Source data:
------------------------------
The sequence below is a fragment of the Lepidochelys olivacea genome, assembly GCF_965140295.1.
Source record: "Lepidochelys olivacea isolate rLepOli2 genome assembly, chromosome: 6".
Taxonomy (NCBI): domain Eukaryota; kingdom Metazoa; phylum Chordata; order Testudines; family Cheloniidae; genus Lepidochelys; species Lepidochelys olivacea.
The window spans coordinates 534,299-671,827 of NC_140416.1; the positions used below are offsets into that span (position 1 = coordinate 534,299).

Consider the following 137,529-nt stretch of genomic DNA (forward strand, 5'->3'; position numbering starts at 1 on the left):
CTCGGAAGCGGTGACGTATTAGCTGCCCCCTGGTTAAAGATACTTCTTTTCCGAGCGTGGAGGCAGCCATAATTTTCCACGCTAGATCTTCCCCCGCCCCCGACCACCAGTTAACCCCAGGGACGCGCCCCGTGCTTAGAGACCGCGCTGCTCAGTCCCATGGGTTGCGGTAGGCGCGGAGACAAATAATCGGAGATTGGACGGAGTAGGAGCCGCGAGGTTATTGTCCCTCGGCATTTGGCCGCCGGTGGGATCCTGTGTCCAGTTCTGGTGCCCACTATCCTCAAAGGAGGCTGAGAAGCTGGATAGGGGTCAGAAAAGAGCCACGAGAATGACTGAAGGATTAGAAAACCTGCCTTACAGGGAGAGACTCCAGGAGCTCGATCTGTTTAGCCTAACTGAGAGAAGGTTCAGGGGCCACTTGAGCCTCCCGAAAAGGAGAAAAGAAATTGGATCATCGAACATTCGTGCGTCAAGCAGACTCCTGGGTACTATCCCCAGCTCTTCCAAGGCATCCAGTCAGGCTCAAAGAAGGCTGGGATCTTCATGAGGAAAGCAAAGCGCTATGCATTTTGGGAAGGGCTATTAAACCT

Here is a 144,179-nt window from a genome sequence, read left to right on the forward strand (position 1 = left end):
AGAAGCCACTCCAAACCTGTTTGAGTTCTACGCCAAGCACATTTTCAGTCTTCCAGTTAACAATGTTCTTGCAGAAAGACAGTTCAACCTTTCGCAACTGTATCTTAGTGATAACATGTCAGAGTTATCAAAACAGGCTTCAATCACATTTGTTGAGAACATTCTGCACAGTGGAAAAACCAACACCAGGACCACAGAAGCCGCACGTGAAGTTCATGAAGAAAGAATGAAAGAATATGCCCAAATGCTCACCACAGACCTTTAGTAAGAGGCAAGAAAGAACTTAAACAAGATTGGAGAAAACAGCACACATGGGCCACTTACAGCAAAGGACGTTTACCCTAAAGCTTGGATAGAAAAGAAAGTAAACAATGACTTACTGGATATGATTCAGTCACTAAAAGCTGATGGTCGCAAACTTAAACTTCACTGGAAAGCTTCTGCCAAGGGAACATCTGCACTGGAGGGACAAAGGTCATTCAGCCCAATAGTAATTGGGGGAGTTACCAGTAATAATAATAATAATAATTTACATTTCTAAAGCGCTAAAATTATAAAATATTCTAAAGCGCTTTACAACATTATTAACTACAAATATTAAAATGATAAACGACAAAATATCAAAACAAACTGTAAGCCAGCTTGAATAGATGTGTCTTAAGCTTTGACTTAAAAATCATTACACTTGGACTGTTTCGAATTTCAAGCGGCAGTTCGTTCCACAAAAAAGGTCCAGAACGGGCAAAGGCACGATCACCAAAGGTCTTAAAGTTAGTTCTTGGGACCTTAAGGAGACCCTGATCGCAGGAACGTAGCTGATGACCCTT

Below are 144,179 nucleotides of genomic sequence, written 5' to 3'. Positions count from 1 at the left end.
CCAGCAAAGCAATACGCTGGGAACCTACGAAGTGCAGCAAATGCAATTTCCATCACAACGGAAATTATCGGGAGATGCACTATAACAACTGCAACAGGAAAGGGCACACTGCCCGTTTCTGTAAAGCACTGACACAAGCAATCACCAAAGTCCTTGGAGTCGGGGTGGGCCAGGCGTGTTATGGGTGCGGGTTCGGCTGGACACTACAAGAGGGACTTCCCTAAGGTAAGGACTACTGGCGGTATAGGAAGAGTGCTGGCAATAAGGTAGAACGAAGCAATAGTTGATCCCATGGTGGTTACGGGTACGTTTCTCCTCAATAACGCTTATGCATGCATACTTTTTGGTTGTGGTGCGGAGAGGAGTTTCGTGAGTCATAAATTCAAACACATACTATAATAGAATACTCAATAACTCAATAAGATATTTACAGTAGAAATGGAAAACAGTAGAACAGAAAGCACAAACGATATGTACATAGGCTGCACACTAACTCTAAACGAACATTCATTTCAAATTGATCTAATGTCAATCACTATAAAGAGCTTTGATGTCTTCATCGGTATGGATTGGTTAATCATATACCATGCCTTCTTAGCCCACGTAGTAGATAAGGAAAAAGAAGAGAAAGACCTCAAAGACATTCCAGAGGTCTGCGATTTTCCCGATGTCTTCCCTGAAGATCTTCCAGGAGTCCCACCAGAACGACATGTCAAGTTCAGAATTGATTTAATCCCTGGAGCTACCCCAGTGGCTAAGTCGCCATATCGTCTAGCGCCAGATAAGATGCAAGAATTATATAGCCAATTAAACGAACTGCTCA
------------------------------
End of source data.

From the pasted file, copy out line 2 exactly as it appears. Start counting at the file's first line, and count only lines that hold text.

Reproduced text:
Source record: "Lepidochelys olivacea isolate rLepOli2 genome assembly, chromosome: 6".